Integrated Publishing Toolkit(IPT)

free and open access to biodiversity data

Paleobiology Database

Latest version published by Paleobiology Database on Nov 3, 2017 Paleobiology Database

The Paleobiology Database (PBDB) is a non-governmental, non-profit public resource for paleontological data. It has been organized and operated by a multi-disciplinary, multi-institutional, international group of paleobiological researchers. Its purpose is to provide global, collection-based occurrence and taxonomic data for organisms of all geological ages, as well data services to allow easy access to data for independent development of analytical tools, visualization software, and applications of all types. The Database’s broader goal is to encourage and enable data-driven collaborative efforts that address large-scale paleobiological questions.

Data Records

The data in this occurrence resource has been published as a Darwin Core Archive (DwC-A), which is a standardized format for sharing biodiversity data as a set of one or more data tables. The core data table contains 1,310,925 records.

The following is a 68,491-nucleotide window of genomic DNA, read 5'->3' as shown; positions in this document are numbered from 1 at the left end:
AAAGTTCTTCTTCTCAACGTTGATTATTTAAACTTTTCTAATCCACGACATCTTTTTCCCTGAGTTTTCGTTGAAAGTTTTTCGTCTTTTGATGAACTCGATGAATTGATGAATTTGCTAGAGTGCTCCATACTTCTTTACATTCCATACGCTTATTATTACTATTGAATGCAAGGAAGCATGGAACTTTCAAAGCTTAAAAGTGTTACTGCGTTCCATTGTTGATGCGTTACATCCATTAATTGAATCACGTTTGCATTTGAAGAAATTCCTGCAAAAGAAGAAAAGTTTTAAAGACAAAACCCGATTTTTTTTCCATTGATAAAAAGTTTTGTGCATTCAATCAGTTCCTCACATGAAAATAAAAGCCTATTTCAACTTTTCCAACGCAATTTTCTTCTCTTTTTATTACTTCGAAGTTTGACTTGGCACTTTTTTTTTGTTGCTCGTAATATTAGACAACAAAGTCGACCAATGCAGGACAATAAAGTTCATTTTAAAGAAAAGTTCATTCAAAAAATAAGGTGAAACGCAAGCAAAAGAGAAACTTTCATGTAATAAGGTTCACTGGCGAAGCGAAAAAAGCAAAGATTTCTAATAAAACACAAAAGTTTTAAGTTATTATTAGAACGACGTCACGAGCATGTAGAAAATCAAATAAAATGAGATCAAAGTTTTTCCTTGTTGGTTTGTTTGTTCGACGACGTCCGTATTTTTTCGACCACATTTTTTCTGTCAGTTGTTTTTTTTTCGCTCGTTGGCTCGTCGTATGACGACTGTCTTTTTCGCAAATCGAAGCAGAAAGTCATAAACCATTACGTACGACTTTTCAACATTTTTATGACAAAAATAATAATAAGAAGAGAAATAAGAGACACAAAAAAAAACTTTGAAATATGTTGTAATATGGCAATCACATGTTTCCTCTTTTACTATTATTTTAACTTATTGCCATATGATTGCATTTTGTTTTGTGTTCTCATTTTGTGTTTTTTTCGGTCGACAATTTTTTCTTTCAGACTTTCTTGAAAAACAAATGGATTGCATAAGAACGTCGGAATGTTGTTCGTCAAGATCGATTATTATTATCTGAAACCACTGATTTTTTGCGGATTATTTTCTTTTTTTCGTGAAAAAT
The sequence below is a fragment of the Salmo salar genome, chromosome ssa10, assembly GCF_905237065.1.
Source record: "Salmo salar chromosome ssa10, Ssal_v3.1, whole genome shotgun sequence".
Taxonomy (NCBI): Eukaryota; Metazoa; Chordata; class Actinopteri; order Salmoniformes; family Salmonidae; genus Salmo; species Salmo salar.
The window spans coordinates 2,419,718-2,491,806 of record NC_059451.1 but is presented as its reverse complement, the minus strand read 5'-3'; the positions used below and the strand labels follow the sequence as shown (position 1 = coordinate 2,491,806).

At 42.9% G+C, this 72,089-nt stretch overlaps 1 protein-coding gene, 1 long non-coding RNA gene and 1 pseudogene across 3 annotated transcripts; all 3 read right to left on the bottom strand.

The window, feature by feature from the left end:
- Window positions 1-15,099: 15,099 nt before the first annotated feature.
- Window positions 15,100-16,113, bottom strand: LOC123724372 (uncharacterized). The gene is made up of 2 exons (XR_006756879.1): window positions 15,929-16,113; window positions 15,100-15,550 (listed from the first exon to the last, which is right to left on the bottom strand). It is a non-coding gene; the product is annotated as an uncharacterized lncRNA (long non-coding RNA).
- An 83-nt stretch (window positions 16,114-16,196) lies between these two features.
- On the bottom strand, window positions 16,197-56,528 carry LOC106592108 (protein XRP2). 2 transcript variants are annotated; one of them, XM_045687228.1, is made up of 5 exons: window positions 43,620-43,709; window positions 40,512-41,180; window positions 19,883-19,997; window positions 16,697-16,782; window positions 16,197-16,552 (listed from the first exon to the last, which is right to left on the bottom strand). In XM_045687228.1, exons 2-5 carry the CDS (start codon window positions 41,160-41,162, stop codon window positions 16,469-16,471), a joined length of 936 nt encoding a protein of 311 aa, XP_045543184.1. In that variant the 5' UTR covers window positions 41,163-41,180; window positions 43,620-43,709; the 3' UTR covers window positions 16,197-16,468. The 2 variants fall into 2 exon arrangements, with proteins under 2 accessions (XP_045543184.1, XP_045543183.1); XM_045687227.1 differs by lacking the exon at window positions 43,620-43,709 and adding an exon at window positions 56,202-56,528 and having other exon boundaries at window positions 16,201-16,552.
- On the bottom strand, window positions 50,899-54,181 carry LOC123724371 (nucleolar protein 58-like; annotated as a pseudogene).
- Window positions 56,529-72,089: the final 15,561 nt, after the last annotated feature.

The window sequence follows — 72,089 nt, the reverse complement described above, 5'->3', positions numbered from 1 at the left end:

This IPT archives the data and thus serves as the data repository. The data and resource metadata are available for download in the downloads section. The versions table lists other versions of the resource that have been made publicly available and allows tracking changes made to the resource over time.

Downloads

Download the latest version of this resource data as a Darwin Core Archive (DwC-A) or the resource metadata as EML or RTF:

Data as a DwC-A file download 1,310,925 records in English (119 MB) - Update frequency: biannually
Metadata as an EML file download in English (15 KB)
Metadata as an RTF file download in English (13 KB)

Versions

The table below shows only published versions of the resource that are publicly accessible.

How to cite

Researchers should cite this work as follows: